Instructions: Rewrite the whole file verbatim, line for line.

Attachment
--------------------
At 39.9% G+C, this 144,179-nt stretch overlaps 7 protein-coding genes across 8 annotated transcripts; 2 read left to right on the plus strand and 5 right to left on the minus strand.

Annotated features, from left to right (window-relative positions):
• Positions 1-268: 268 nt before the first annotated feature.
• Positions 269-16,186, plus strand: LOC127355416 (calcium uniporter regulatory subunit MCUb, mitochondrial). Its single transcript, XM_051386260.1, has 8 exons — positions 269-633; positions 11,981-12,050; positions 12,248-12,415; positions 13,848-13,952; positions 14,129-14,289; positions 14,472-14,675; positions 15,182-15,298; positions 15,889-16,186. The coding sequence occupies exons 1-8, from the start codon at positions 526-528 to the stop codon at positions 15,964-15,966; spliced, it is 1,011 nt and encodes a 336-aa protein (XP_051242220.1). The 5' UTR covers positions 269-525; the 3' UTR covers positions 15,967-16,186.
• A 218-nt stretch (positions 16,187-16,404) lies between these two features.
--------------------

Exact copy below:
At 39.9% G+C, this 144,179-nt stretch overlaps 7 protein-coding genes across 8 annotated transcripts; 2 read left to right on the plus strand and 5 right to left on the minus strand.

Annotated features, from left to right (window-relative positions):
• Positions 1-268: 268 nt before the first annotated feature.
• Positions 269-16,186, plus strand: LOC127355416 (calcium uniporter regulatory subunit MCUb, mitochondrial). Its single transcript, XM_051386260.1, has 8 exons — positions 269-633; positions 11,981-12,050; positions 12,248-12,415; positions 13,848-13,952; positions 14,129-14,289; positions 14,472-14,675; positions 15,182-15,298; positions 15,889-16,186. The coding sequence occupies exons 1-8, from the start codon at positions 526-528 to the stop codon at positions 15,964-15,966; spliced, it is 1,011 nt and encodes a 336-aa protein (XP_051242220.1). The 5' UTR covers positions 269-525; the 3' UTR covers positions 15,967-16,186.
• A 218-nt stretch (positions 16,187-16,404) lies between these two features.